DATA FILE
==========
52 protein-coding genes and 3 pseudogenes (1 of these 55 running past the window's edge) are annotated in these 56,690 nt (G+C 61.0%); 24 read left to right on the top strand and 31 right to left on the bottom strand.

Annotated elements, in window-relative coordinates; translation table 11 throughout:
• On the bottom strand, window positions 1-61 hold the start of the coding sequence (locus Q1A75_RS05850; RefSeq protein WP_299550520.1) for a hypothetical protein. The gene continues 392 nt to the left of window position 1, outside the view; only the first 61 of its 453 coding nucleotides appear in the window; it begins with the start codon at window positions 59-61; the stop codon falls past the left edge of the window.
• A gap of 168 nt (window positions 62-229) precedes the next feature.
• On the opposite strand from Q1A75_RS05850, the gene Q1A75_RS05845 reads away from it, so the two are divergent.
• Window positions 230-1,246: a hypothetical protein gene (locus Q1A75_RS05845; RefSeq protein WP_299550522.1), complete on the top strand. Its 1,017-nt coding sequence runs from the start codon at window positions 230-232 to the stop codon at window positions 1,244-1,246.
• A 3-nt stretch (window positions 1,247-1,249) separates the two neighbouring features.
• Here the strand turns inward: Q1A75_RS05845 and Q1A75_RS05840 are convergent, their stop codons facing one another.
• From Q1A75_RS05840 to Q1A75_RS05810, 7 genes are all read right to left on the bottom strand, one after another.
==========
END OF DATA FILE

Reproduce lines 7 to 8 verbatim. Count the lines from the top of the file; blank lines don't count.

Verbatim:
• A 3-nt stretch (window positions 1,247-1,249) separates the two neighbouring features.
• Here the strand turns inward: Q1A75_RS05845 and Q1A75_RS05840 are convergent, their stop codons facing one another.